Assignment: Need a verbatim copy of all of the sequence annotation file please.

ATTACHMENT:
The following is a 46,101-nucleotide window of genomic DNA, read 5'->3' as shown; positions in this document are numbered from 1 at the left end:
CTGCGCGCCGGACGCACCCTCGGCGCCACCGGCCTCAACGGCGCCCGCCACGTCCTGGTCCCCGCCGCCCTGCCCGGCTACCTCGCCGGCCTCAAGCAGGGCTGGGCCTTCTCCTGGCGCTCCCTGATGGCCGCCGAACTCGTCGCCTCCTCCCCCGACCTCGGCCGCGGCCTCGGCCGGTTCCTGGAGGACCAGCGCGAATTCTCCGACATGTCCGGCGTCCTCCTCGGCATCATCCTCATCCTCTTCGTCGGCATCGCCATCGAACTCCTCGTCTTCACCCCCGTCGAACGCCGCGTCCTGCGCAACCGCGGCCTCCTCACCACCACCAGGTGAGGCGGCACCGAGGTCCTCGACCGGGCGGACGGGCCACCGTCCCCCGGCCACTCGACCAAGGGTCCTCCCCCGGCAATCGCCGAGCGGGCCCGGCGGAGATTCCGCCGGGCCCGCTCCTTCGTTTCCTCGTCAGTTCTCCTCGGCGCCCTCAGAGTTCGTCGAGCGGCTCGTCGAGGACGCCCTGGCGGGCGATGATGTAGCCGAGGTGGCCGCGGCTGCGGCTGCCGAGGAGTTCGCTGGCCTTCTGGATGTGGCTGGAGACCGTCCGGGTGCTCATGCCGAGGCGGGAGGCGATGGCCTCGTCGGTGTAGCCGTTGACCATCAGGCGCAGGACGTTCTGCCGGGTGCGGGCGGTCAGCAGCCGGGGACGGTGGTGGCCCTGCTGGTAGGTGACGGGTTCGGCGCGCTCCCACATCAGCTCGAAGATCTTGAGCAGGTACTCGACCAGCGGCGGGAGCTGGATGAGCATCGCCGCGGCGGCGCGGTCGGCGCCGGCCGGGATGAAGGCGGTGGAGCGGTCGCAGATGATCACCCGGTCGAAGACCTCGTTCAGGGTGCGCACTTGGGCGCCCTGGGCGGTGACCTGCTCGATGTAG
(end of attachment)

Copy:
The following is a 46,101-nucleotide window of genomic DNA, read 5'->3' as shown; positions in this document are numbered from 1 at the left end:
CTGCGCGCCGGACGCACCCTCGGCGCCACCGGCCTCAACGGCGCCCGCCACGTCCTGGTCCCCGCCGCCCTGCCCGGCTACCTCGCCGGCCTCAAGCAGGGCTGGGCCTTCTCCTGGCGCTCCCTGATGGCCGCCGAACTCGTCGCCTCCTCCCCCGACCTCGGCCGCGGCCTCGGCCGGTTCCTGGAGGACCAGCGCGAATTCTCCGACATGTCCGGCGTCCTCCTCGGCATCATCCTCATCCTCTTCGTCGGCATCGCCATCGAACTCCTCGTCTTCACCCCCGTCGAACGCCGCGTCCTGCGCAACCGCGGCCTCCTCACCACCACCAGGTGAGGCGGCACCGAGGTCCTCGACCGGGCGGACGGGCCACCGTCCCCCGGCCACTCGACCAAGGGTCCTCCCCCGGCAATCGCCGAGCGGGCCCGGCGGAGATTCCGCCGGGCCCGCTCCTTCGTTTCCTCGTCAGTTCTCCTCGGCGCCCTCAGAGTTCGTCGAGCGGCTCGTCGAGGACGCCCTGGCGGGCGATGATGTAGCCGAGGTGGCCGCGGCTGCGGCTGCCGAGGAGTTCGCTGGCCTTCTGGATGTGGCTGGAGACCGTCCGGGTGCTCATGCCGAGGCGGGAGGCGATGGCCTCGTCGGTGTAGCCGTTGACCATCAGGCGCAGGACGTTCTGCCGGGTGCGGGCGGTCAGCAGCCGGGGACGGTGGTGGCCCTGCTGGTAGGTGACGGGTTCGGCGCGCTCCCACATCAGCTCGAAGATCTTGAGCAGGTACTCGACCAGCGGCGGGAGCTGGATGAGCATCGCCGCGGCGGCGCGGTCGGCGCCGGCCGGGATGAAGGCGGTGGAGCGGTCGCAGATGATCACCCGGTCGAAGACCTCGTTCAGGGTGCGCACTTGGGCGCCCTGGGCGGTGACCTGCTCGATGTAG